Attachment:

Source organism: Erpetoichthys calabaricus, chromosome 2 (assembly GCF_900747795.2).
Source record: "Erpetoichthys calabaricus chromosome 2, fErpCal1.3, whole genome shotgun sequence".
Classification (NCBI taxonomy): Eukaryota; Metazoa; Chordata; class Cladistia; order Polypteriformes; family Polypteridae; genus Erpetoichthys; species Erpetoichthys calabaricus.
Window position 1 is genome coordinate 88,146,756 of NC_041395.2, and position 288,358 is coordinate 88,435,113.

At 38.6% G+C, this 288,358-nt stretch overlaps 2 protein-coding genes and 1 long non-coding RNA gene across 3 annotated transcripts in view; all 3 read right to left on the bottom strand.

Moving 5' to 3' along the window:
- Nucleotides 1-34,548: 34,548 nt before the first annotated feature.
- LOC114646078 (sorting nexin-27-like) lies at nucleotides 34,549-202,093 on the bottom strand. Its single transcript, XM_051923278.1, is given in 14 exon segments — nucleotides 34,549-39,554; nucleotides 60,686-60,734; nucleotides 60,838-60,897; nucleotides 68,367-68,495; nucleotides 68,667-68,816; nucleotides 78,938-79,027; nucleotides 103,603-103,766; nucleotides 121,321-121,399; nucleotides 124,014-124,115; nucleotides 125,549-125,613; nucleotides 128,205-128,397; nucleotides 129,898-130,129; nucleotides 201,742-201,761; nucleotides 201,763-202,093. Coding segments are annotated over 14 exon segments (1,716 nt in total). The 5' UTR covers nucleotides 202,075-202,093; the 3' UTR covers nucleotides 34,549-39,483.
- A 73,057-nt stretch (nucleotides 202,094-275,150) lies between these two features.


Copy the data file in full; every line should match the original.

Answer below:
Source organism: Erpetoichthys calabaricus, chromosome 2 (assembly GCF_900747795.2).
Source record: "Erpetoichthys calabaricus chromosome 2, fErpCal1.3, whole genome shotgun sequence".
Classification (NCBI taxonomy): Eukaryota; Metazoa; Chordata; class Cladistia; order Polypteriformes; family Polypteridae; genus Erpetoichthys; species Erpetoichthys calabaricus.
Window position 1 is genome coordinate 88,146,756 of NC_041395.2, and position 288,358 is coordinate 88,435,113.

At 38.6% G+C, this 288,358-nt stretch overlaps 2 protein-coding genes and 1 long non-coding RNA gene across 3 annotated transcripts in view; all 3 read right to left on the bottom strand.

Moving 5' to 3' along the window:
- Nucleotides 1-34,548: 34,548 nt before the first annotated feature.
- LOC114646078 (sorting nexin-27-like) lies at nucleotides 34,549-202,093 on the bottom strand. Its single transcript, XM_051923278.1, is given in 14 exon segments — nucleotides 34,549-39,554; nucleotides 60,686-60,734; nucleotides 60,838-60,897; nucleotides 68,367-68,495; nucleotides 68,667-68,816; nucleotides 78,938-79,027; nucleotides 103,603-103,766; nucleotides 121,321-121,399; nucleotides 124,014-124,115; nucleotides 125,549-125,613; nucleotides 128,205-128,397; nucleotides 129,898-130,129; nucleotides 201,742-201,761; nucleotides 201,763-202,093. Coding segments are annotated over 14 exon segments (1,716 nt in total). The 5' UTR covers nucleotides 202,075-202,093; the 3' UTR covers nucleotides 34,549-39,483.
- A 73,057-nt stretch (nucleotides 202,094-275,150) lies between these two features.